Tustumena Elementary School was crawling with bugs this week, but school officials didn't call an exterminator.
Instead, parents were summoned to the school to check out the creepy crawlies. After all, they were just so darn cute.
As one might guess, the hordes of insects actually were elaborately costumed boys and girls, decked out in sunglasses and self-made antennaes as well as some ultra-creative parent-made regalia for the primary wing's spring concert, "Bugz."
Students in kindergarten through third grade the primary wing at the K-6 school presented the song and dance performance Tuesday afternoon.
The musical, written by John Jacobson and John Higgins and distributed by the Hal Leonard Corp., follows a group of insects preparing to attend a picnic and struggling with the meddlesome stinkbug, who wants to attend as well.
The show starts with the hoedown-style "Goin' on a Picnic" song and dance. After getting excited about the event, however, some of the bugs realize they might not be welcome at the human picnic.
Stinkbug Jonas Perletti and Nice Bug, Ingrid Whitaker, present their lines during the rehearsal.
Photo by Jenni Dillon
After all, one student says, "I almost got squashed last time."
Another student, however, says all the bugs have to do is behave themselves to avoid being unwelcome.
The ladybugs portrayed by a group of female students dressed in red shirts with black dots teach the other bugs about manners in "Be a Lady."
But even with the brush-up on etiquette, the bugs aren't quite ready to go. There's still the problem of the pesky stinkbug, who many in the group are unwilling to eat with, and a fear of the dark.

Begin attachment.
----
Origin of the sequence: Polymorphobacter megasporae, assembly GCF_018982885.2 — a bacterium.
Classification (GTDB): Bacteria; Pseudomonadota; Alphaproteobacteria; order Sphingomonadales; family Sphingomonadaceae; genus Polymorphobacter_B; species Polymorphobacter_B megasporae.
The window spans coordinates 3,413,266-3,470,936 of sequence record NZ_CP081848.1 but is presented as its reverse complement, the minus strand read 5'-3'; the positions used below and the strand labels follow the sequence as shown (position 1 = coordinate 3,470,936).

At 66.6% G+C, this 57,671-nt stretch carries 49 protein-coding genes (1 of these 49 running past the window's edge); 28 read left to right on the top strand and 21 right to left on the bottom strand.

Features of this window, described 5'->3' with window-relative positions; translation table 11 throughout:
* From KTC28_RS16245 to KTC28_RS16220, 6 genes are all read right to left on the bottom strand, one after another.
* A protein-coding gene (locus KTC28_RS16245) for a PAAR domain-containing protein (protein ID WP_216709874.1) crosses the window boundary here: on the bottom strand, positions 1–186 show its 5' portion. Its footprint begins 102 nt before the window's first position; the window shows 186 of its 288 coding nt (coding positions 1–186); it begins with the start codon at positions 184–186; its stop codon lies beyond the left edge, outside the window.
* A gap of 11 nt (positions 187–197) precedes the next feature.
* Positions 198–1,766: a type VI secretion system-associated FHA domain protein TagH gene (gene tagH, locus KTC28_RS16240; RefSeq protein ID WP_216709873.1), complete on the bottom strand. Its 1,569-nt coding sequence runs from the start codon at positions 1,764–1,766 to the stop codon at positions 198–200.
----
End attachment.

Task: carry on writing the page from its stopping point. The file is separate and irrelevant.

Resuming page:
The song "Firefly," performed in an almost-dark gym and featuring a group of students holding flashlights, celebrates the comfort and symbolism of even the smallest lights in the world.
Then, the army ants a group of boys dressed in camoflague are called out to organize the troupe's battle plan. The ants sing and dance in "March of the Army Ants," before passing out and falling to the floor when the stinkbug played by Jonas Perletti again passes by.
The stinkbug's feelings are hurt, and he starts to cry, only to be comforted by Nice Bug, Ingrid Whitaker. The catepillars-turning-to-butterflies take the stage with "Things Change," encouraging the stinkbug to be patient and hopeful for the future.
Finally, the praying mantis, Kaillee Skjold, thinks and prays on the matter and comes up with a solution: If the bugs had flowers on their lapels, they wouldn't be bothered by the stinkbug's aroma. Each student takes out a homemade paper flower and, problem solved, the insects head to the feast, singing "Goin' on a Picnic" once again.
Elizabeth DeVolld, director and teacher, said the program was written specifically for the young kids' voices. Plus, she said, it seemed appropriate this year.
"With the early spring, I've seen a few bugs," she said.
It also was a lot of fun to see how far parents went with costumes, she said.
While some students relied on the simple sunglasses and pipecleaner antennaes to portray their characters, others were completely decked out. There were, of course, the army ants in full military garb.
Then there was the dragonfly with cardboard wings covered in aluminum foil or the praying mantis in a graduation robe. There also was a catepillar in a life-like fuzzy green suit and a butterfly with brightly painted cardboard wings.
"The costumes were up to creative parents, and there are some really creative parents out there," DeVolld said.
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